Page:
As the “Father of the Peanut Industry,” George Washington Carver developed more than 300 uses for peanuts, including chili sauce, shampoo, shaving cream and glue, to help save agriculture in the South. His humanitarian efforts were well documented and his innovations were so popular that even Franklin D. Roosevelt, Henry Ford and Thomas Edison were among his many fans.
February is Black History Month and we celebrate George Washington Carver, “The Father of the Peanut Industry.” Here's a run down of little known facts about this famous American.
As the "Father of the Peanut Industry," Carver developed more than 300 uses for peanuts. Even Franklin D. Roosevelt and Thomas Edison were fans.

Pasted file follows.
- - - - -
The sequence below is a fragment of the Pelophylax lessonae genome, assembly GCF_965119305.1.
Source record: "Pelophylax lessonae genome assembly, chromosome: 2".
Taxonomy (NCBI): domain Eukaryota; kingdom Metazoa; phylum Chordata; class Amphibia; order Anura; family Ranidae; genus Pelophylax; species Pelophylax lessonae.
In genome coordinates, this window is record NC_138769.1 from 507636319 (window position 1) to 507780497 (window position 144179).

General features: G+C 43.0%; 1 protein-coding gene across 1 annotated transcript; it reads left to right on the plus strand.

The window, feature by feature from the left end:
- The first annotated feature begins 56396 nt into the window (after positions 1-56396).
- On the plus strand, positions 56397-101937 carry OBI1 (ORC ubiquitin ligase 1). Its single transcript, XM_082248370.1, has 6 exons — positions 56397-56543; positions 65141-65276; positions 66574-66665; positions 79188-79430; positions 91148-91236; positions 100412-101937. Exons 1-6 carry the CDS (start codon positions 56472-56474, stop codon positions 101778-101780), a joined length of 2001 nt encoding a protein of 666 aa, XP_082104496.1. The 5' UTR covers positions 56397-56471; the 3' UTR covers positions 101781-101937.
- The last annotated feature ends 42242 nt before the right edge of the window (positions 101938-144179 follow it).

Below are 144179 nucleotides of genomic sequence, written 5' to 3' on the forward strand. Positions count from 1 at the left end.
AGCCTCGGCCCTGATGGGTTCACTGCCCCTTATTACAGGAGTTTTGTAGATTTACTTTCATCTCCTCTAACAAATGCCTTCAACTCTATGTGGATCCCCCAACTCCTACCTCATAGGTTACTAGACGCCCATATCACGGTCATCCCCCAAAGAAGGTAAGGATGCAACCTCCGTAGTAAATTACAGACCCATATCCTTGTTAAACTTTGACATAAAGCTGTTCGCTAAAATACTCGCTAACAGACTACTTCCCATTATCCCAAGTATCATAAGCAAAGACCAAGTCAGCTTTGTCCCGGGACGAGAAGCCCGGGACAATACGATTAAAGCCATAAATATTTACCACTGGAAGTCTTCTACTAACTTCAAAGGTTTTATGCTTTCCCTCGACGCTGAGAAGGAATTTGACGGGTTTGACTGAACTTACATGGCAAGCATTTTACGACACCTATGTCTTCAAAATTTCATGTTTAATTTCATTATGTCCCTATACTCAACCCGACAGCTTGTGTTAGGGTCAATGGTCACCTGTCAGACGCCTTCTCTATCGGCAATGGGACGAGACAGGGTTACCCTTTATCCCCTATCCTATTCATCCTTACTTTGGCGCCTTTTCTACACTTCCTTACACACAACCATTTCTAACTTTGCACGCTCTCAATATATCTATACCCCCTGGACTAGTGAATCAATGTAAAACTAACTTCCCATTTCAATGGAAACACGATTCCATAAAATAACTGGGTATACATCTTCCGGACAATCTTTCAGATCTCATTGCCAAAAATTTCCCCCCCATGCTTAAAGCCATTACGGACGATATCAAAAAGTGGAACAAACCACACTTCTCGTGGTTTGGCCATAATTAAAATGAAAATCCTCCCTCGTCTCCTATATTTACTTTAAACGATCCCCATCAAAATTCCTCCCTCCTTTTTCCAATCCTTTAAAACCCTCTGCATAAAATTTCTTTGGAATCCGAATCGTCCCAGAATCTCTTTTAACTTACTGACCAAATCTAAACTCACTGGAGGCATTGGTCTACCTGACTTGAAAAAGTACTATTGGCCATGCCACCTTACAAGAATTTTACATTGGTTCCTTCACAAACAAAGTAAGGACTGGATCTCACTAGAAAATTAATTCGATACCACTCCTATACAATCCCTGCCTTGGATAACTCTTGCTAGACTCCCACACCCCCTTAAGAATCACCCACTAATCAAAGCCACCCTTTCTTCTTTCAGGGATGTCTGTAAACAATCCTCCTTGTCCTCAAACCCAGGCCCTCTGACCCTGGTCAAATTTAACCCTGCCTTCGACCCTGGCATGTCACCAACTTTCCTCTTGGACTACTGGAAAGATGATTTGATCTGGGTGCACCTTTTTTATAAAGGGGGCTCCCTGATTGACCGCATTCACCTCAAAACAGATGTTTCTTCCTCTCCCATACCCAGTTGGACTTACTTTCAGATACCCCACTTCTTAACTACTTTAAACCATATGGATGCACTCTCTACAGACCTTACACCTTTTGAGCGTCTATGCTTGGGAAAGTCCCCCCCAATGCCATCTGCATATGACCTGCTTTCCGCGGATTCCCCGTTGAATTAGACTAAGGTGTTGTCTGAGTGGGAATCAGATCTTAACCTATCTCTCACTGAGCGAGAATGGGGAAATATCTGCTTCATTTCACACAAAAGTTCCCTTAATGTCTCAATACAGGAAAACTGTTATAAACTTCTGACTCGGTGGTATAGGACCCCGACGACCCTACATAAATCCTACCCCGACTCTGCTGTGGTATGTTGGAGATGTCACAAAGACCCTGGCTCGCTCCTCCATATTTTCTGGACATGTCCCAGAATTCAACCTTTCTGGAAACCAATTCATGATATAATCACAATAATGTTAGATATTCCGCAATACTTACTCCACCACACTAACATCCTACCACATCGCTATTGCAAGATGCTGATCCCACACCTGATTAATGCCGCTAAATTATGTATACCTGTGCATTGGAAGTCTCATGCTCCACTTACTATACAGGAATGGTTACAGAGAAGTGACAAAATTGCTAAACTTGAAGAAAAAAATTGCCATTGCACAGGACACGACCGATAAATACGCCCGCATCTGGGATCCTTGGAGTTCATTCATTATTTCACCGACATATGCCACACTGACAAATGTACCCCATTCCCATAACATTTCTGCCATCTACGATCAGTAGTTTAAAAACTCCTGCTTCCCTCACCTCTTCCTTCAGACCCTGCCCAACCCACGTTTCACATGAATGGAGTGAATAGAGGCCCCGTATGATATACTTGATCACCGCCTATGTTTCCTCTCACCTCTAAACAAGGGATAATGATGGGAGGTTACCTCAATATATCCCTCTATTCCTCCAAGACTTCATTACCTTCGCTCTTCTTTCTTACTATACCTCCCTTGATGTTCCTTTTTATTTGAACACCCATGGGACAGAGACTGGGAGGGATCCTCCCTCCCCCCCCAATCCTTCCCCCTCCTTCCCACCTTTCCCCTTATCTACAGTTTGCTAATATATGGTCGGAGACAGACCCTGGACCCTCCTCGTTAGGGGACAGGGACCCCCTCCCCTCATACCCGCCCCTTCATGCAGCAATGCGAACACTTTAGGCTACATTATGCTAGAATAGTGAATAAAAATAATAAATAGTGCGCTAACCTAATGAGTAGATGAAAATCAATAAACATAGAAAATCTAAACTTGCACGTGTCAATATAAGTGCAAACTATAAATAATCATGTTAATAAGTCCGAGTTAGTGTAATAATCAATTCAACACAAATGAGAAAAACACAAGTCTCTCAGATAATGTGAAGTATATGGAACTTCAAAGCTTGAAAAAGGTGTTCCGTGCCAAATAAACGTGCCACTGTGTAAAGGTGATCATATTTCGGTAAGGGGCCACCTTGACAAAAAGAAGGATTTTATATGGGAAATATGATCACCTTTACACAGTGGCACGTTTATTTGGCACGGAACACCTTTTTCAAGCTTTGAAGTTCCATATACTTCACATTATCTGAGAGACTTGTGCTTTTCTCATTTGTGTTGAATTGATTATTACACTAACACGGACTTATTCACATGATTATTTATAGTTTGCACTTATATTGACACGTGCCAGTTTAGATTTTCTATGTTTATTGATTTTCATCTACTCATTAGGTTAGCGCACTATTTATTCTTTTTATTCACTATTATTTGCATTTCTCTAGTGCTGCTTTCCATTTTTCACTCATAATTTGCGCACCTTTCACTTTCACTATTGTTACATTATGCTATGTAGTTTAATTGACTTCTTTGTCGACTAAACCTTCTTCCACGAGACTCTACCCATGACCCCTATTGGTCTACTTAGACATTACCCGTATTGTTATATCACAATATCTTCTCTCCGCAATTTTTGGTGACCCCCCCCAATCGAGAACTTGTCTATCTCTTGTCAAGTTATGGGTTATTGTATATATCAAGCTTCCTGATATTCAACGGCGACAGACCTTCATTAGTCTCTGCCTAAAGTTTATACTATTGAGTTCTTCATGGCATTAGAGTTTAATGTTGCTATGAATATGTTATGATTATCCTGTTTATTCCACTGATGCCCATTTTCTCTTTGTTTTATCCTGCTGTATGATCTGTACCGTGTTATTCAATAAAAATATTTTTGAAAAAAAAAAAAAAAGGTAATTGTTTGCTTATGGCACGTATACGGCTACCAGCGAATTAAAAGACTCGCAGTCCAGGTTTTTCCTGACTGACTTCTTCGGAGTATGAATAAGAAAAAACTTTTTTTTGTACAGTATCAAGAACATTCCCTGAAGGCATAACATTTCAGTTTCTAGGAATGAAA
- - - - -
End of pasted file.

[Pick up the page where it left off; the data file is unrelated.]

Contrary to popular belief, George Washington Carver did not invent peanut butter. He was one of the greatest inventors in American history, discovering over 300 hundred uses for peanuts including chili sauce, shampoo, shaving cream and glue. He was a pioneer in the agricultural world and many refer to him as father of the peanut industry. His innovations also increased the legume’s popularity and made peanuts a staple in the American diet.